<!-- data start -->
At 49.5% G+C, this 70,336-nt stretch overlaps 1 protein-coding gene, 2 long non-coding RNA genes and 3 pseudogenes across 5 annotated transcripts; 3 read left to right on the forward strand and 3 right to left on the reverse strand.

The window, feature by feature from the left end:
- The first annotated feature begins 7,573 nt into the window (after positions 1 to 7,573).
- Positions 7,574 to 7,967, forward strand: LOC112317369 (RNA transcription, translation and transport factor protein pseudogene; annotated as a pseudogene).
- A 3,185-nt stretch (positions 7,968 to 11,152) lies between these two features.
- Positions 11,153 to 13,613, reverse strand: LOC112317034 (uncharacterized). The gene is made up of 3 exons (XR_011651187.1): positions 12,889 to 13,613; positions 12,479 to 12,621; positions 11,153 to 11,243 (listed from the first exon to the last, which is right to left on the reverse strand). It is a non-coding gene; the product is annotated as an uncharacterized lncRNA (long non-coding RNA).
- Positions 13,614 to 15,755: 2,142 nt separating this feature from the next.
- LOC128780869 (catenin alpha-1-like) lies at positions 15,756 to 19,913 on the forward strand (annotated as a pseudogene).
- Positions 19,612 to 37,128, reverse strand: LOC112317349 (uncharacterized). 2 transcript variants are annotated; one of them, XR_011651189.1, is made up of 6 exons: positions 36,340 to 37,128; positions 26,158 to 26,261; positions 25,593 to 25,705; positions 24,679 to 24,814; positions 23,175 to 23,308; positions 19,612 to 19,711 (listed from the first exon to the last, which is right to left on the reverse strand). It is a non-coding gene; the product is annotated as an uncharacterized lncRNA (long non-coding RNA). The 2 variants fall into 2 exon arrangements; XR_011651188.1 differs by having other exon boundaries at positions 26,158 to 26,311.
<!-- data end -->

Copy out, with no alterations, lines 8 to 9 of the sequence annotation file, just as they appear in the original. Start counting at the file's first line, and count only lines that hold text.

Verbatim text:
- LOC128780869 (catenin alpha-1-like) lies at positions 15,756 to 19,913 on the forward strand (annotated as a pseudogene).
- Positions 19,612 to 37,128, reverse strand: LOC112317349 (uncharacterized). 2 transcript variants are annotated; one of them, XR_011651189.1, is made up of 6 exons: positions 36,340 to 37,128; positions 26,158 to 26,261; positions 25,593 to 25,705; positions 24,679 to 24,814; positions 23,175 to 23,308; positions 19,612 to 19,711 (listed from the first exon to the last, which is right to left on the reverse strand). It is a non-coding gene; the product is annotated as an uncharacterized lncRNA (long non-coding RNA). The 2 variants fall into 2 exon arrangements; XR_011651188.1 differs by having other exon boundaries at positions 26,158 to 26,311.